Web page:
MEIDECC and Tonga Broadcasting Commission collaborate to deliver better Weather Services

Meteorologists on duty at Fua’amotu International Airport have begun morning weather briefings on Radio Tonga One as part of efforts to better deliver weather and climate information to the public.

This new initiative has been made possible by the Tonga Meteorological Services (TMS) a Department of the Ministry of MEIDECC and the Tonga Broadcasting Commission (TBC).

Director of Tonga Meteorological Service, ‘Ofa Fa’anunu said there is a need to improve their services that link directly with socio-economic development.

“I think there needs to be a change in the way weather and climate services are delivered. Virtually every occupation, every economic venture, every investment, every harvest depends on the weather and the climate.”

Mr Fa’anunu said Tonga took over its own forecasting responsibilities from Fiji in 2007.

There are 10 professionally trained World Meteorological Organization Certified Meteorologists.

“We now have a network of over 20 weather and ocean stations and communication facilities are improving. However, all that counts for nothing if the farmer growing his crops is not getting the weather and climate information, he needs to help him get a good yield or for Fisherman to go out and catch more fish. The road we have embarked on today is a simple one and that is to get the Forecaster to talk to the people directly on a daily basis. We hope that this will minimize misinterpretation and that the weather forecast can be conveyed in an easier action-oriented information for the people.

According to Mr Fa’anunu the new arrangement with TBC is targeted at getting across weather and climate smart actions and activities across all sectors.

Radio Tonga One (AM) is broadcast to the entire country.

The Chief Executive Officer of Tonga Broadcasting Commission, Viola Ulakai said TBC remains committed in its primary role of informing the public.

According to Mrs Ulakai, daily weather forecasts are broadcast by the team at TBC.

However, interactions with the Met Office are usually limited to only during times of cyclones, tsunami warnings or when the weather is bad.

“I very much appreciate this opportunity for us to work together more closely and interact with the Met Office daily. There are always challenges in conveying weather information and much of that is trying to convey the science or technical terms in a way that is meaningful to the public. I have agreed with the Director of MET to work on several initiatives including interactive training between broadcasters and weather forecasters and develop a MOU to layout our respective responsibilities and arrangements in broadcasting the weather.”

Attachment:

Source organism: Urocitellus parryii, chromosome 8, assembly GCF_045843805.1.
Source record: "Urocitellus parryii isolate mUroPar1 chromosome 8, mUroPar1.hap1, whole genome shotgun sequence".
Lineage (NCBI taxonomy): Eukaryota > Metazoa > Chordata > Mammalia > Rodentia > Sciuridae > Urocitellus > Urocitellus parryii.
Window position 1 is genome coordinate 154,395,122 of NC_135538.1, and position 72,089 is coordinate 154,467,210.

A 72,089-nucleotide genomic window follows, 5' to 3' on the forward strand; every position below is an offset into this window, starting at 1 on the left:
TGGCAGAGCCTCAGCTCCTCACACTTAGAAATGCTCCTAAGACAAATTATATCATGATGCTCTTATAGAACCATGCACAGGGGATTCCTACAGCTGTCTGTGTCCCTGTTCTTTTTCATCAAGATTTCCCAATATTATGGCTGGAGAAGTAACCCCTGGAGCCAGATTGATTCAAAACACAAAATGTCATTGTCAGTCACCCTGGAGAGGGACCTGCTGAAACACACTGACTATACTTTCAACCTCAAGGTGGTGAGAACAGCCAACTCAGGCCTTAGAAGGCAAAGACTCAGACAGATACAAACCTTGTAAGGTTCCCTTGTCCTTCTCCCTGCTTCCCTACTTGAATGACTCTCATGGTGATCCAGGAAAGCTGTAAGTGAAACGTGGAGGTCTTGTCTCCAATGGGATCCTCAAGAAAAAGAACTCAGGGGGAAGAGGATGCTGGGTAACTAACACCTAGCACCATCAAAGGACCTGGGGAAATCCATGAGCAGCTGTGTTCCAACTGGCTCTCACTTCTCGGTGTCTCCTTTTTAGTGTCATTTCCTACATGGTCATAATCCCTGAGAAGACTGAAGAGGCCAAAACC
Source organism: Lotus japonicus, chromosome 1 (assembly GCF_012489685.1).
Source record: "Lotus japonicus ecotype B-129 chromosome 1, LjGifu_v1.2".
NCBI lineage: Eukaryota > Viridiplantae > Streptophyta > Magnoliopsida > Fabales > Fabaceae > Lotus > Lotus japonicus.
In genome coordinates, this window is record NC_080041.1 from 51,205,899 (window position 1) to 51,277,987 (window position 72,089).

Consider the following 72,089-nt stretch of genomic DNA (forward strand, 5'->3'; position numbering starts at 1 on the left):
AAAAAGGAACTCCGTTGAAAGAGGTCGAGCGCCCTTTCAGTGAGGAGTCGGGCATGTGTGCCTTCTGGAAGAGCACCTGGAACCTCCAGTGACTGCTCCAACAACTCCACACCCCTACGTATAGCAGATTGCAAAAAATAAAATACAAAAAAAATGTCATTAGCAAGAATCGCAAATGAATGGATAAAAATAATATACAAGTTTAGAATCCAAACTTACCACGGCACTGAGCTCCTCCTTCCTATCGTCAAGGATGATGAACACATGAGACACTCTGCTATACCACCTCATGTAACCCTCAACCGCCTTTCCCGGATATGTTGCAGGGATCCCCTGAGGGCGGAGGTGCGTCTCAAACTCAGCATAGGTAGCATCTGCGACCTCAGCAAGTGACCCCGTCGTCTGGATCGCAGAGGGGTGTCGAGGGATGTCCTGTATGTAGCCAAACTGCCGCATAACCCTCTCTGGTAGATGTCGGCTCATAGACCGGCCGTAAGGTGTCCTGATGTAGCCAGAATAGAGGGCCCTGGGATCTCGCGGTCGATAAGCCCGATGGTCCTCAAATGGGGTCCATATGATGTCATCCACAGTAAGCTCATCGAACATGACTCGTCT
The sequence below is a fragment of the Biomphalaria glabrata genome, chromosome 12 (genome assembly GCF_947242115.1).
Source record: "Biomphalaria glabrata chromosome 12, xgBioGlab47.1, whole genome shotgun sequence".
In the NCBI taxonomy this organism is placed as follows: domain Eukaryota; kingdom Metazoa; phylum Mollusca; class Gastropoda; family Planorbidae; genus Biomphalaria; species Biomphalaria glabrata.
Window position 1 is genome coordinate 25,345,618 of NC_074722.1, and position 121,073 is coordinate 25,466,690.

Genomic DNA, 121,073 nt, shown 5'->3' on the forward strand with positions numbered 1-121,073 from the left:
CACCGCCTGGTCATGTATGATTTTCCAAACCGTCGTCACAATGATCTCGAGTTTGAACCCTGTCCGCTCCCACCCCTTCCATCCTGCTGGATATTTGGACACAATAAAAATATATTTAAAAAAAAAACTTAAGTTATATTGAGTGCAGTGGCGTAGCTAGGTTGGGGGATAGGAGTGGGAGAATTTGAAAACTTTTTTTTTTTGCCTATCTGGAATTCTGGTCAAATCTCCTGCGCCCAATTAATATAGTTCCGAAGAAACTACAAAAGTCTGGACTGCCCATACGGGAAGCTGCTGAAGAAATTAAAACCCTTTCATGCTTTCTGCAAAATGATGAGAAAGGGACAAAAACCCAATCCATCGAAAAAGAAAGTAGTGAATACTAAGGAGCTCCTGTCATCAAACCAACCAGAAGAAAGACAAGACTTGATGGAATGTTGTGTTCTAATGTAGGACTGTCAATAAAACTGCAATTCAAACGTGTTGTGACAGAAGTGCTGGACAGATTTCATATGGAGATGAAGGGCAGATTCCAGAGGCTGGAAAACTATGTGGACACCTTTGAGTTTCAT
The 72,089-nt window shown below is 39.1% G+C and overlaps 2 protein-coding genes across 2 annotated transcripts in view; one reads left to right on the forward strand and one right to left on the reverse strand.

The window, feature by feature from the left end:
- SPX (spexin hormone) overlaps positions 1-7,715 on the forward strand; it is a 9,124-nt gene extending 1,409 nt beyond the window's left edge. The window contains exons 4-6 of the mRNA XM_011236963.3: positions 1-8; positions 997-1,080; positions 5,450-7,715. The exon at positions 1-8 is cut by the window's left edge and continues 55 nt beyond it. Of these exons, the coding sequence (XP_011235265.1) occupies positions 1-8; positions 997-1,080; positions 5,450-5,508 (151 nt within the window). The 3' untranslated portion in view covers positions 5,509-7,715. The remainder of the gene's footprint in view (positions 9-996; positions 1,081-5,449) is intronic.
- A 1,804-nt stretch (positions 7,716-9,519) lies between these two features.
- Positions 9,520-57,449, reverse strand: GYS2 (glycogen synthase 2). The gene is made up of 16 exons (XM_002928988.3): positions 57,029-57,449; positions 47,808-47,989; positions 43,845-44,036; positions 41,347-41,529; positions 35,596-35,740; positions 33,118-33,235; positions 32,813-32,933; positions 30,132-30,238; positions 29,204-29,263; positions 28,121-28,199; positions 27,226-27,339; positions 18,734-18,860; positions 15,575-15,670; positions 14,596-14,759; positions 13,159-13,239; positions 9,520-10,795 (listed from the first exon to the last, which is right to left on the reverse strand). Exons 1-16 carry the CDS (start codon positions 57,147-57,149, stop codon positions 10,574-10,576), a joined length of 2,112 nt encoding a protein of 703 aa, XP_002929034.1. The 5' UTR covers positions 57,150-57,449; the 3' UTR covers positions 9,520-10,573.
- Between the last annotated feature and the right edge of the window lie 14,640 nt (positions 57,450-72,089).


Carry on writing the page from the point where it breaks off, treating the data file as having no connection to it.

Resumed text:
Mrs Ulakai acknowledged that there would be some challenges in the beginning.

She added that TBC is committed to this arrangement for the sake of providing better services for the people in the long run.

“I appreciate the energy MEIDECC is putting into strengthening this partnership. The new TBC Building Complex in almost completed as well under this partnership with the support of the government of Japan to support Multi Hazard Early Warnings as well”.

The daily morning weather briefing service involves a direct live on-air weather summary from the MET office at 6:15am conducted by the meteorologists on duty.

The content briefly describes the main meteorological situation of the day and any meteorological warnings associated.

The meteorologists on duty will also describe the expected kind of weather for the next 24 hours to be experienced by each individual island division of Tonga and a short description of the 10 days rainfall outlook for agriculture and other weather and climate dependent sectors.

It is envisioned that the daily morning weather briefing will enable the people of Tonga to use the weather forecasts services of TMS to help them and the various sectors that they are engaged in to better plan their routine activities and decision makings especially during these challenging times fighting the negative impacts of climate change and COVID19.


Photo supplied Caption: The new Tonga Broadcasting Commission complex funded by the Government of Japan is nearly completed.